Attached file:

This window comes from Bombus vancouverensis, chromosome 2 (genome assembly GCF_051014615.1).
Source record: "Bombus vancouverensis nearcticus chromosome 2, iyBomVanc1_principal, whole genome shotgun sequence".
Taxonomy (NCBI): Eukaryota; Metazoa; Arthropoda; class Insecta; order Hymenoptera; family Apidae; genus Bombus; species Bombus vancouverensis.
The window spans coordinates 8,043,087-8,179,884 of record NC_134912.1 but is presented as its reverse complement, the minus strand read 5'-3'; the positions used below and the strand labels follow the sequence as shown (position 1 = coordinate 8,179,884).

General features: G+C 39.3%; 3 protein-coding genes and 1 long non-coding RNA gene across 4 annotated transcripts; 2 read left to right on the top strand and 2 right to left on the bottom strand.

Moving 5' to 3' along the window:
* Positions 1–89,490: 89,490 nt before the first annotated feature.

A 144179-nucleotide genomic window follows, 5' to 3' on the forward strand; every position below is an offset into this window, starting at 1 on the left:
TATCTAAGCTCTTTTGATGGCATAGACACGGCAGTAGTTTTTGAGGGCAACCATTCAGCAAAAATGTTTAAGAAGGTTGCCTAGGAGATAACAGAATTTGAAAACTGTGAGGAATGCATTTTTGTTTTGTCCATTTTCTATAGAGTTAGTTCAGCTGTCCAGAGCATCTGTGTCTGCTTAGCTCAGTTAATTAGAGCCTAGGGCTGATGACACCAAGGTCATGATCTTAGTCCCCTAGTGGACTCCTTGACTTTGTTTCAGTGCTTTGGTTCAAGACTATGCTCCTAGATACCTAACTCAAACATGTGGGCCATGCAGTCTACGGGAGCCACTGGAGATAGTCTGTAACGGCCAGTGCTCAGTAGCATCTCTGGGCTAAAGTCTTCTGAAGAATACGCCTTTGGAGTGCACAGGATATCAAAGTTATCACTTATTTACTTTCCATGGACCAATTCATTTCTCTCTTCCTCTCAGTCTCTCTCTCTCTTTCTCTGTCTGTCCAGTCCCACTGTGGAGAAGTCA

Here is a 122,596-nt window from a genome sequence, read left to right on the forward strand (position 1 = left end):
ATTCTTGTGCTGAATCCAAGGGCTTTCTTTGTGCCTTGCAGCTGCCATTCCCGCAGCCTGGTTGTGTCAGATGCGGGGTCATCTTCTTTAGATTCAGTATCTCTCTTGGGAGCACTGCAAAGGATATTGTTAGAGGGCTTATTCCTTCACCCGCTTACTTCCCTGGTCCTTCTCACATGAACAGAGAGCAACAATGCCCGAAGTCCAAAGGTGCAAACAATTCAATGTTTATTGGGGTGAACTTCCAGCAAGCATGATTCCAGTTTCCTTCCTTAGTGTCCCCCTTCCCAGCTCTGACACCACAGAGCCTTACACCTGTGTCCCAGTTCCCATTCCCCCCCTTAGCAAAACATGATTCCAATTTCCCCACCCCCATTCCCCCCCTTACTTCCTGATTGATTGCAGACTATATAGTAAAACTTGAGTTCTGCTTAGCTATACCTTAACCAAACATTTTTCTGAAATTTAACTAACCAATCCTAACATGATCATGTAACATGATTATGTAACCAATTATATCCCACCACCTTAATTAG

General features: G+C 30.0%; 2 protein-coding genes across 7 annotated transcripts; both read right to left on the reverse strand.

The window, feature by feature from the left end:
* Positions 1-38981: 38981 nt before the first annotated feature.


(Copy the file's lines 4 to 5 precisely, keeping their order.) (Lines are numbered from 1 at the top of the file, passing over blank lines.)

The window spans coordinates 8,043,087-8,179,884 of record NC_134912.1 but is presented as its reverse complement, the minus strand read 5'-3'; the positions used below and the strand labels follow the sequence as shown (position 1 = coordinate 8,179,884).

General features: G+C 39.3%; 3 protein-coding genes and 1 long non-coding RNA gene across 4 annotated transcripts; 2 read left to right on the top strand and 2 right to left on the bottom strand.